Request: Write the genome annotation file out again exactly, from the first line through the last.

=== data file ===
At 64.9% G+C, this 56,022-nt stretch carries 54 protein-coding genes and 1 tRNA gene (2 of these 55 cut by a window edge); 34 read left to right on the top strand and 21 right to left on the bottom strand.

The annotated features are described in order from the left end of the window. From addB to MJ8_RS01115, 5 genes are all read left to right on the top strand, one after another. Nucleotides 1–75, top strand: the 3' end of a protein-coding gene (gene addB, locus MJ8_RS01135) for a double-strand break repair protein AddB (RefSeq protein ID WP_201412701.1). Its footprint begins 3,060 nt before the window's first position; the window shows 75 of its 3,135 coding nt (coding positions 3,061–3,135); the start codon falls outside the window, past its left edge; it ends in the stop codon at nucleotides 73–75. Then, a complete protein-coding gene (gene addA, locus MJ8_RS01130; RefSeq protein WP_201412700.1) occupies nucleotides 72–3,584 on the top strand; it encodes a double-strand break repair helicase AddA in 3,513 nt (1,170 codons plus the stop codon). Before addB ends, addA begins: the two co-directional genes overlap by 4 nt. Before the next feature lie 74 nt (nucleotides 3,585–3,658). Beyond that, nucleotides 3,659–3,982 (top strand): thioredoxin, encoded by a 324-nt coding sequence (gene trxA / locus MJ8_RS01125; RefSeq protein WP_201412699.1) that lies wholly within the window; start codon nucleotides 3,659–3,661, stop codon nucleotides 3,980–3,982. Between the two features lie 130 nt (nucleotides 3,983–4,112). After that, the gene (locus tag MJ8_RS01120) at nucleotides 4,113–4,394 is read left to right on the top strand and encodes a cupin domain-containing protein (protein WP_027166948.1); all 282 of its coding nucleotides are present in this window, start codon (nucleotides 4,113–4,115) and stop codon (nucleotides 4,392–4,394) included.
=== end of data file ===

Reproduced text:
At 64.9% G+C, this 56,022-nt stretch carries 54 protein-coding genes and 1 tRNA gene (2 of these 55 cut by a window edge); 34 read left to right on the top strand and 21 right to left on the bottom strand.

The annotated features are described in order from the left end of the window. From addB to MJ8_RS01115, 5 genes are all read left to right on the top strand, one after another. Nucleotides 1–75, top strand: the 3' end of a protein-coding gene (gene addB, locus MJ8_RS01135) for a double-strand break repair protein AddB (RefSeq protein ID WP_201412701.1). Its footprint begins 3,060 nt before the window's first position; the window shows 75 of its 3,135 coding nt (coding positions 3,061–3,135); the start codon falls outside the window, past its left edge; it ends in the stop codon at nucleotides 73–75. Then, a complete protein-coding gene (gene addA, locus MJ8_RS01130; RefSeq protein WP_201412700.1) occupies nucleotides 72–3,584 on the top strand; it encodes a double-strand break repair helicase AddA in 3,513 nt (1,170 codons plus the stop codon). Before addB ends, addA begins: the two co-directional genes overlap by 4 nt. Before the next feature lie 74 nt (nucleotides 3,585–3,658). Beyond that, nucleotides 3,659–3,982 (top strand): thioredoxin, encoded by a 324-nt coding sequence (gene trxA / locus MJ8_RS01125; RefSeq protein WP_201412699.1) that lies wholly within the window; start codon nucleotides 3,659–3,661, stop codon nucleotides 3,980–3,982. Between the two features lie 130 nt (nucleotides 3,983–4,112). After that, the gene (locus tag MJ8_RS01120) at nucleotides 4,113–4,394 is read left to right on the top strand and encodes a cupin domain-containing protein (protein WP_027166948.1); all 282 of its coding nucleotides are present in this window, start codon (nucleotides 4,113–4,115) and stop codon (nucleotides 4,392–4,394) included.